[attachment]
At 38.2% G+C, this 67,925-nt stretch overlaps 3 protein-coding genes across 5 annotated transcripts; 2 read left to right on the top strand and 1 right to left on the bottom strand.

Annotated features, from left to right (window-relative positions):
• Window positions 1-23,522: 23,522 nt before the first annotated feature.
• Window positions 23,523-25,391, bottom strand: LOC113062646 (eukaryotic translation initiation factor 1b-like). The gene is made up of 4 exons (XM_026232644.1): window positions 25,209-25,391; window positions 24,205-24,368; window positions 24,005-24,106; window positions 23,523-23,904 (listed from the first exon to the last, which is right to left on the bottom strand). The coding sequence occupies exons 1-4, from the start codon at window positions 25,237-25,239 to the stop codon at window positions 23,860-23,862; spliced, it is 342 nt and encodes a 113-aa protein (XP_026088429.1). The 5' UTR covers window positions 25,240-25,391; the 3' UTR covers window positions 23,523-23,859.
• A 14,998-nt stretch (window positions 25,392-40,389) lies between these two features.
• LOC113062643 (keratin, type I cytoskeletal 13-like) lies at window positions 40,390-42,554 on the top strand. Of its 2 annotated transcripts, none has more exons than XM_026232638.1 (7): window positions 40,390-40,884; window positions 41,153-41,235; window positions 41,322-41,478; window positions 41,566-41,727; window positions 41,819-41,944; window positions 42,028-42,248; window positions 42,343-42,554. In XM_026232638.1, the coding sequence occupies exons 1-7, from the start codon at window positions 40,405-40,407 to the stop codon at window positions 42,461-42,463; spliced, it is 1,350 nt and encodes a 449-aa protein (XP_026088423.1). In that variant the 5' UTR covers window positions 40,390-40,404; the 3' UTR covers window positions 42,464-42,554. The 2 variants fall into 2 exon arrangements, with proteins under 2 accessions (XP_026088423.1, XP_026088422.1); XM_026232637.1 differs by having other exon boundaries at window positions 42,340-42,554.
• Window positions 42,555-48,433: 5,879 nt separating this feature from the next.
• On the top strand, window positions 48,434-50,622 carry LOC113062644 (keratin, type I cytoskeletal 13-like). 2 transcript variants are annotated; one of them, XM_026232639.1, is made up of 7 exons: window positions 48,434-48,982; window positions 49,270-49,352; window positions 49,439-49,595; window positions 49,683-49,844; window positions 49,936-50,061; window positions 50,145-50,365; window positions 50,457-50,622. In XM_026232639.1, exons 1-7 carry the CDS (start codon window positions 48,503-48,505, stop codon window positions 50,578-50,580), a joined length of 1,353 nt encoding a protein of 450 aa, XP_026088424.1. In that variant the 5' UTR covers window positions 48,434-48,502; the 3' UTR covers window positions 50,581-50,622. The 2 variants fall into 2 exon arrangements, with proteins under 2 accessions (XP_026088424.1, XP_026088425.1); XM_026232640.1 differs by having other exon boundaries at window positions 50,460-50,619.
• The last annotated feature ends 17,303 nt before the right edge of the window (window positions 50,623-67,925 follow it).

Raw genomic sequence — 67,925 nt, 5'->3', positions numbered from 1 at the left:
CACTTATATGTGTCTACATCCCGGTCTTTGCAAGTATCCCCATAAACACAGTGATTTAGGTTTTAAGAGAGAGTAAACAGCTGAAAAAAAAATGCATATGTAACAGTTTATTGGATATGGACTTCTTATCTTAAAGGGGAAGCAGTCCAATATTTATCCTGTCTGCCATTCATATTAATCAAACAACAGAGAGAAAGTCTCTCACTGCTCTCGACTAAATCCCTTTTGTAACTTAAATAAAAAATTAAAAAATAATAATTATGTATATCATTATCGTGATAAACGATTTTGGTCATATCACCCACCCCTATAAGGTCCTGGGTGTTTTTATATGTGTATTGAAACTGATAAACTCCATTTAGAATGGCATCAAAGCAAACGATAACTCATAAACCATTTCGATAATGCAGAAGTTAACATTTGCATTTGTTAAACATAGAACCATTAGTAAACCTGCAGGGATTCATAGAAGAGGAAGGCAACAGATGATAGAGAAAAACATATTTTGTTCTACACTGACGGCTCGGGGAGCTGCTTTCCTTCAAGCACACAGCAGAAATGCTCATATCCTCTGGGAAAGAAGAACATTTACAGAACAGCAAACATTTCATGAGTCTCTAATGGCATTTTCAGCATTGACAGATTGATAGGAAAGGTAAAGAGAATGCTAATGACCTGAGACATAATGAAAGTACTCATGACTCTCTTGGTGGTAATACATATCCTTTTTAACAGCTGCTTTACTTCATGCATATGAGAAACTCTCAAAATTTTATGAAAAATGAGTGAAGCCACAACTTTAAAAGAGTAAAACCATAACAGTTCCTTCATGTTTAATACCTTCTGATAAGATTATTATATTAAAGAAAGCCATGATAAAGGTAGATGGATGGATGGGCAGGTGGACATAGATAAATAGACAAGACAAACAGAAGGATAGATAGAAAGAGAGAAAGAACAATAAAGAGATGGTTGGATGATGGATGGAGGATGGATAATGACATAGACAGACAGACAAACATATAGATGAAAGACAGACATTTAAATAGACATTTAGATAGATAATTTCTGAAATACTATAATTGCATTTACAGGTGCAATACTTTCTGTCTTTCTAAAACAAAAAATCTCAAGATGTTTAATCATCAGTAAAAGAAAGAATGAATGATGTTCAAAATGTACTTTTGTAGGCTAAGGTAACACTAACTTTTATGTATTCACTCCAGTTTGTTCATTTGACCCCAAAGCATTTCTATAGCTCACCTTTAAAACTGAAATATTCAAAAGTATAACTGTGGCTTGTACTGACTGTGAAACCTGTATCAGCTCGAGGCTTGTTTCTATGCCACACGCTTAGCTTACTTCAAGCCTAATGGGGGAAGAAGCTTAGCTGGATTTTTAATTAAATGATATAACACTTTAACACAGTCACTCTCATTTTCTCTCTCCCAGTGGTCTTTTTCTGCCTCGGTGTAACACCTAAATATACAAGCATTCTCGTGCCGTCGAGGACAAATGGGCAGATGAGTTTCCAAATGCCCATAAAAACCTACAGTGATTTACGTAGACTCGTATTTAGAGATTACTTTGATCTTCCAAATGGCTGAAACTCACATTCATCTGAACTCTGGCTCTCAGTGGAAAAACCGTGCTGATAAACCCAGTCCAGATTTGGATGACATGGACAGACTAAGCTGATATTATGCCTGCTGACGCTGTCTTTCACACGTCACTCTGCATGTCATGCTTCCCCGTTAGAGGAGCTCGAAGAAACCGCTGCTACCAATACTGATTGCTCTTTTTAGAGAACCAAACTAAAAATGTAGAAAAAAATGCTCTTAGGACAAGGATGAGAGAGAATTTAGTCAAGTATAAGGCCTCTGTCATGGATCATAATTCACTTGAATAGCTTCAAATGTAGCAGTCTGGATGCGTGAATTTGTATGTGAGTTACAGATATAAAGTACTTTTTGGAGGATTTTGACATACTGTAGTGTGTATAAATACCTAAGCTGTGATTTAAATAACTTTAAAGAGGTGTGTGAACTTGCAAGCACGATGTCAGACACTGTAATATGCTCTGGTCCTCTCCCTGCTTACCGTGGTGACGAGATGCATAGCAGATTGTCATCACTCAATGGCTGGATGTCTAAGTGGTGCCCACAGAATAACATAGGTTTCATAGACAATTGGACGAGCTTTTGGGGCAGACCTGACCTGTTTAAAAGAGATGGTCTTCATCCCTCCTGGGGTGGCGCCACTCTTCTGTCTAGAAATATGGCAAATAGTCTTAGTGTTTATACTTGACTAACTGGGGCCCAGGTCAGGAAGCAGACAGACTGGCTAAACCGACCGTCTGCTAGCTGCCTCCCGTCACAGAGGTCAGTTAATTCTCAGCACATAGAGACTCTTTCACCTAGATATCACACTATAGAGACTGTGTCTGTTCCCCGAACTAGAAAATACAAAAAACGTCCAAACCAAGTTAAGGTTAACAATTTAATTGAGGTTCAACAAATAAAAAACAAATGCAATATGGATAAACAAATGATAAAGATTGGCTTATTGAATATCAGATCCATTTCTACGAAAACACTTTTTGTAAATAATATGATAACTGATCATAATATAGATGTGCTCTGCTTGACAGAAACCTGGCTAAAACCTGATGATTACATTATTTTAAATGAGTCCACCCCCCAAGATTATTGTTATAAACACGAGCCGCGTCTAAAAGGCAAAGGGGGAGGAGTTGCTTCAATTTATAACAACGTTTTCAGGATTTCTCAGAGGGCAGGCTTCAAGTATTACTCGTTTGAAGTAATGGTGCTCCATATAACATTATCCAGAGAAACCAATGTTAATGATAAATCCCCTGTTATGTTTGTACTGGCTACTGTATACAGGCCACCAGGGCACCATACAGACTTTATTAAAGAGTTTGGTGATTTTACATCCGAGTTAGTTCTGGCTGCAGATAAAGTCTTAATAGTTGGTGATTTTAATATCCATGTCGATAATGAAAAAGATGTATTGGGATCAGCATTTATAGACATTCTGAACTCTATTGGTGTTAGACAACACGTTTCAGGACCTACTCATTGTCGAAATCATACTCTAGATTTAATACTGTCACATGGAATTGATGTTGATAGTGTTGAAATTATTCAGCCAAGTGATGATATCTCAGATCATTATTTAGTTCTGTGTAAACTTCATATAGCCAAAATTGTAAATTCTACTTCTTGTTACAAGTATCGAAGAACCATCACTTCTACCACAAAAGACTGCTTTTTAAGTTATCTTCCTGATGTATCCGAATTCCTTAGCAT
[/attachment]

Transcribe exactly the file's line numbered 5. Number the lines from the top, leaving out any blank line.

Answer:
• A 14,998-nt stretch (window positions 25,392-40,389) lies between these two features.